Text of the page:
From Information Sharing to Information Utilization in Food Supply Chains

From Information Sharing to Information Utilization in Food Supply Chains

Kasper Kiil (Norwegian University of Science and Technology, Trondheim, Norway and Aalborg University, Aalborg, Denmark), Hans-Henrik Hvolby (Aalborg University, Aalborg, Denmark and Norwegian University of Science and Technology, Trondheim, Norway), Jacques Trienekens (Wageningen University, Wageningen, The Netherlands), Behzad Behdani (Wageningen University, Wageningen, The Netherlands) and Jan Ola Strandhagen (Norwegian University of Science and Technology, Trondheim, Norway)
DOI: 10.4018/IJISSCM.2019070105
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Information sharing has been extensively studied as a key enabler for coordination and integration in supply chains. However, exactly how the shared information is utilized for decision making has only received limited scientific attention in the research literature. The aim of this study is to identify the characteristics of information sharing, and conceptualize how to move from information sharing to information utilization in food supply chains. Using a case study methodology together with a review of the existing literature the authors describe the main facets of shared information - which influence the information utilization in a supply chain - and propose a mapping notation for how these facets can be visualized together with a supply chain operations reference (SCOR) model. Information utilization is especially important because more information sharing does not necessarily result in a better supply chain performance unless the shared information is effectively used in the relevant processes in the chain and well-aligned with the requirements for those processes. The proposed notation provides a systematic structure for mapping the information flows, their specific facets, and helps clarify what information is available and how this information can be utilized in different supply chain processes. Four facets of information sharing are identified and elaborated for food supply chains, together with a mapping tool that emphasizes the information flows and the utilization of information in supply chains.
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1. Introduction

Information sharing, i.e. the availability of information from other inter-organizational partners has been of interest for more than half a century (Forrester, 1958; Lee, So, & Tang, 2000; Montoya-Torres & Ortiz-Vargas, 2014). It is considered to be one of the key mechanisms for coordination across organizations and has shown to enable more accurate forecasts, lower inventory levels, and reduction of bullwhip effect (Mason-Jones & Towill, 1997; Trapero, Kourentzes, & Fildes, 2012; Zhao & Xie, 2002). However, to fully reap the potential of the shared information, recent studies in the field of supply chain management suggest not only to make information available, but placing a strong focus on how the shared information is and could be utilized at the receiving company (Baihaqi & Sohal, 2013; Jonsson & Mattsson, 2013; Myrelid, 2015).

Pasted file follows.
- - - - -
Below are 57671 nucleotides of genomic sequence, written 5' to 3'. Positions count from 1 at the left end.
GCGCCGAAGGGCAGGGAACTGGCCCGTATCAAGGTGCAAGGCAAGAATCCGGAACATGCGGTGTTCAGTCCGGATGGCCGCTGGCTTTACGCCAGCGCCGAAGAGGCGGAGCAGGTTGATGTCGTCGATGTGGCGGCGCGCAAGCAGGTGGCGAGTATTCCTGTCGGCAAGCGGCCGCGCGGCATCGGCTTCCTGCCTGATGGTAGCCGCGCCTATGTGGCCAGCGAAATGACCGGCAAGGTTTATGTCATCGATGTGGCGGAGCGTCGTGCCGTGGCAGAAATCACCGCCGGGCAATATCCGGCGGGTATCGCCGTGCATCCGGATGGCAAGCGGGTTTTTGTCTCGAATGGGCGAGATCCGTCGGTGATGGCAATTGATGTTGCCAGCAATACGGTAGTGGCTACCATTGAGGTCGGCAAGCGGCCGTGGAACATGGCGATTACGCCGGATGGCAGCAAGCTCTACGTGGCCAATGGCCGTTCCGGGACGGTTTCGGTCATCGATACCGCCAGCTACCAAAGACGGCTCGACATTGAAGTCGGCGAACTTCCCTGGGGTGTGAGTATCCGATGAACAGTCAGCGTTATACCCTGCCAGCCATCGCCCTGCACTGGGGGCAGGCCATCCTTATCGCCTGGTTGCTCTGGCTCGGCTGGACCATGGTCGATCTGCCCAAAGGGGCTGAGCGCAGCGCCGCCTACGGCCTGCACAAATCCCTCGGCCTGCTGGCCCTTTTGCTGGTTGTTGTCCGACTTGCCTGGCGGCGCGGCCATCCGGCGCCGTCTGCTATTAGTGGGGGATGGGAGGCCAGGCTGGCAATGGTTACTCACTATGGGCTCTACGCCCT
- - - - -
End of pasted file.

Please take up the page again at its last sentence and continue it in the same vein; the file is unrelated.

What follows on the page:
It has been acknowledged that the utilization and the value of shared information is context specific (El Kadiri et al., 2016; Shaik & Abdul-Kader, 2013). We have chosen food supply chains as the context for this study for two main reasons. Firstly, the characteristics of food supply chains and the products are known to impose special logistical requirements (limited ability to use of buffer inventories, traceability requirements, etc.) (Fredriksson & Liljestrand, 2015; Trienekens & van Der Vorst, 2006). Secondly, due to detailed and fine meshed traceability requirements, starting from the primary producer to the final store, the supply chain as a whole encompasses a vast amount of information (Folinas & Manikas, 2010; Trienekens & van Der Vorst, 2006). Thus, on one hand, food supply chains call for special logistical activities, and on the other hand, the actors in the chain capture valuable information that may be utilized to a higher extent for those logistical activities.

Utilization of shared information is poorly defined in the existing literature (Jonsson & Myrelid, 2016; Kim & Narasimhan, 2002; Myrelid, 2015). Insights from one of the largest wholesalers and retailer in Norway confirms the necessity and potential benefit of utilize the shared information across the whole supply chain to improve coordination further. On one hand, limited transparency or access to information implies that decisions are taken without considering other actors in the chain. On the other hand, the vast amount of information that is captured due to traceability requirements are mostly used for reporting and safety purpose as other areas of usage has not been systematically identified. These challenges have also been stressed in the literature by (Endsley, 2016, pp. 3-4) stating that: “In the face of this torrent of information, many of us feel less informed than ever before. This is because there is a huge gap between the tons of data being produced and disseminated, and our ability to find the bits that are needed and process them together with the other bits to arrive at the actual needed information. That is, it seems to be even harder to find out what we really want or need to know”.

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